genetic engineering


We Might Be the Comeback Kids of the Universe: Chris Mason on His Plan for the Next 500 Years

Chris Mason is back on the program for our end-of-year special. He’s Professor of Genomics, Physiology, and Biophysics at Weill Cornell School of Medicine and the author of such an outstanding book that we had to have him on the program a second time this year. Called The Next 500 Years: Engineering Life to Reach New Worlds, the book delivers on its title.

Chris was deeply influenced by a book of Isaac Asimov he received at the age of 15 from his parents, writing that this book “never left his head.” Join us as he shares the haunting idea he received from Asimov, his ethical and philosophical positions, as well as the outline of his plan for the next 500 years—and a lot of other scientific tidbits. Any takers for chloroskin? The book serves as a summary of Chris’s years in the field of genomics—a basic biology textbook—as well as a passionate plea to take our common future—what for some of us seems a very distant future but for Chris can seem to be moments away—more seriously.

Happy Winter Solstice, fellow Earthlings!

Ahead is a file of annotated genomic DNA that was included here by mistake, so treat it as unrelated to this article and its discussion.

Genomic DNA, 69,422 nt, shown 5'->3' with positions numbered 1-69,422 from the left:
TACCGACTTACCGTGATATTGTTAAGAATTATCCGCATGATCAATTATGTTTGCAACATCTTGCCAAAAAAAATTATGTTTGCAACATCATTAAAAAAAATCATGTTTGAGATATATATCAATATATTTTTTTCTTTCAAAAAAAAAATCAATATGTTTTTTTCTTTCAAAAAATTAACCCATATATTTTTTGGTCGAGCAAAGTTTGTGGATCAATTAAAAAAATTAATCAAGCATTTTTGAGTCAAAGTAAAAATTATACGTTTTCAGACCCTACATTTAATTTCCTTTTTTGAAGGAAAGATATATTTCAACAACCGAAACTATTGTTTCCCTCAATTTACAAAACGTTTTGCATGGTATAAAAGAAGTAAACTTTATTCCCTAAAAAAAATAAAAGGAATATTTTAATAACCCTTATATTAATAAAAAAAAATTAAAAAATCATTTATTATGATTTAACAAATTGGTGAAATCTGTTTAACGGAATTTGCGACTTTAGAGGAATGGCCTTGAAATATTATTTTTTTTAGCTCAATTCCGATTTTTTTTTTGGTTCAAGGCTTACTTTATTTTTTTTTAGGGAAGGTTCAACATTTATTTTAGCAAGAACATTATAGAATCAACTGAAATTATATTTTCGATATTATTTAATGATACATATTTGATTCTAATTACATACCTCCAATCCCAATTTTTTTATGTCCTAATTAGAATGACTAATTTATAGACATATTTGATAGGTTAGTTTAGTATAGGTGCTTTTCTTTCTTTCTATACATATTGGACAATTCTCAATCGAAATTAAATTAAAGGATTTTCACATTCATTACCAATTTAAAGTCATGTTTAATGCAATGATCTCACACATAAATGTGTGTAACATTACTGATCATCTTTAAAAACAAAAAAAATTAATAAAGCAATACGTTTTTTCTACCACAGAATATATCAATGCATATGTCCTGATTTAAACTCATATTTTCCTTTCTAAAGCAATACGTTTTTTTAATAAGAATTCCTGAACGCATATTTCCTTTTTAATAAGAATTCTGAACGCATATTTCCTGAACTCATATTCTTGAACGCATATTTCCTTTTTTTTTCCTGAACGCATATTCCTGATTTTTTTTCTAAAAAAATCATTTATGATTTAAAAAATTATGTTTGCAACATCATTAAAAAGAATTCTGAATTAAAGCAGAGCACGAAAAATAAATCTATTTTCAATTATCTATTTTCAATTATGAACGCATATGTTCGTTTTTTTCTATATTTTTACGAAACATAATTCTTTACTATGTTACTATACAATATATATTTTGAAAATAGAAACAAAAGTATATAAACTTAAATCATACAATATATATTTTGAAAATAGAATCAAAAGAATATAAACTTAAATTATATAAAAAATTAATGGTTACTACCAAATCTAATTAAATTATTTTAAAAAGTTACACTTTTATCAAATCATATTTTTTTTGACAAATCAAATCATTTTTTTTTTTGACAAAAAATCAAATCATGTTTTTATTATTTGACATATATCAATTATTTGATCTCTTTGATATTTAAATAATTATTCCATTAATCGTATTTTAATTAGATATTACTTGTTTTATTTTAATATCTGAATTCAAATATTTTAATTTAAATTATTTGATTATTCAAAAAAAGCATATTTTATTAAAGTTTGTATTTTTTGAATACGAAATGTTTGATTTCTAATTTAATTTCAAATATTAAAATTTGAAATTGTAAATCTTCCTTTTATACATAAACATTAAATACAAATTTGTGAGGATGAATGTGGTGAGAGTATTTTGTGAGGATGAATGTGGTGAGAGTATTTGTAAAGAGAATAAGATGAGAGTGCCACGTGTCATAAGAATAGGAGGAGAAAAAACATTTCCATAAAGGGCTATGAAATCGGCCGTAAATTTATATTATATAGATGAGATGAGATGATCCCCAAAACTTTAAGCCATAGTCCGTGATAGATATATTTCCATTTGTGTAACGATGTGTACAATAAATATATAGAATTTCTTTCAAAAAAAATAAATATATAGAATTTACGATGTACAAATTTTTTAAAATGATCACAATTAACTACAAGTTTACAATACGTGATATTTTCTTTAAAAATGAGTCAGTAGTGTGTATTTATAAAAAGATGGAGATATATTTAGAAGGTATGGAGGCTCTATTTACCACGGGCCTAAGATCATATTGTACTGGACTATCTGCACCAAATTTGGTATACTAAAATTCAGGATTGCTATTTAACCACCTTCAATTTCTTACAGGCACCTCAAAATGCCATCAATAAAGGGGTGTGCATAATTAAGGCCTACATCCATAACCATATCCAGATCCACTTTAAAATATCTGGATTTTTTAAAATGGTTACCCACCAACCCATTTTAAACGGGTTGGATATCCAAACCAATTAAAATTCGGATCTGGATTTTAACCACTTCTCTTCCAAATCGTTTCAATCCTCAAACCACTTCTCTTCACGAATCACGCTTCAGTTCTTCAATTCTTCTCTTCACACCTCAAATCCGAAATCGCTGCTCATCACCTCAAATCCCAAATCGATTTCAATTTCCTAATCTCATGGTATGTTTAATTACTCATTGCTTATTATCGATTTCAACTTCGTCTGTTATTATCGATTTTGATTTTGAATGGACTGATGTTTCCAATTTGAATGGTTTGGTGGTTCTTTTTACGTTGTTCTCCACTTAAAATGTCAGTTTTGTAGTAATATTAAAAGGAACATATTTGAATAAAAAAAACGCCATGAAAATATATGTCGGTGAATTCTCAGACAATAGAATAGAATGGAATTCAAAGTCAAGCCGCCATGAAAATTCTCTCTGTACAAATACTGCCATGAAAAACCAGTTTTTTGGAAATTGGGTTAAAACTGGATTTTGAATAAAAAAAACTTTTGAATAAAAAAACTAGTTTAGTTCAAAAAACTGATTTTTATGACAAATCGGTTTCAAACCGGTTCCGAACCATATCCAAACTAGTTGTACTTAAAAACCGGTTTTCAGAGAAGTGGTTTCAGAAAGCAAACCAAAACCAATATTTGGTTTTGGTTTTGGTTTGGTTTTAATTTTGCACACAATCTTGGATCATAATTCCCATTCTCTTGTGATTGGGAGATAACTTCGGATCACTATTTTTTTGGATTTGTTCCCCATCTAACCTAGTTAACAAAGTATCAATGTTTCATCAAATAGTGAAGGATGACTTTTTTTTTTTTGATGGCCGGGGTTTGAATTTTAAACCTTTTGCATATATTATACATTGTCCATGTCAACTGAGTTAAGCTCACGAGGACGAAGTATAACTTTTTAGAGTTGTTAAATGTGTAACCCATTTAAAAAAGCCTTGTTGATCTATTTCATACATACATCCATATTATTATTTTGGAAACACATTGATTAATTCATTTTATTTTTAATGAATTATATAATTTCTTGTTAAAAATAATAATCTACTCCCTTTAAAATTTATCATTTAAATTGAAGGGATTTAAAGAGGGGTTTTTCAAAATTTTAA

Transparency the Best PR Strategy, Says Arcadia Bio CEO, Eric Rey

Guests:

Eric Rey, CEO, Arcadia Biosciences

Bio and Contact Info

Listen (6:46) Nitrogen Use Efficiency

Listen (6:38) Where are you finding commercial success?

Listen (2:14) Tilling - a non transgenic platform

Listen (5:43) Best PR comes from being open and honest

Listen (2:05) Understanding GM backlash

Listen (6:13) Food labeling

Arcadia Biosciences is a company in Davis, California that has been developing GM (genetically modified) plants for farmers for over ten years. Their lead product, NUE or nitrogen use efficiency, has been licensed out to agricultural partners around the world. Arcadia CEO, Eric Rey, joins us to explain where the company has found success in those ten years. He discusses Arcadia's science, their business model, and insists the best strategy for overcoming the challenge of GM backlash is in being "as open and honest as possible."

Some of the strongest resistance to genetically modifying crops comes from Eric's home turf, Berkeley, California, which he's quick to remind us is "not the bastion of conservative thinking." Eric finds it ironic that those who are willing to consider the facts about climate change have a hard time doing the same about the GM products his company is producing. Concluding the interview, Eric takes on the recent political push to require labeling for GM foods.

Podcast brought to you by: Chempetitive Group - "We love science. We love marketing. We love the idea of combining the two to make great things happen for your marketing communications."



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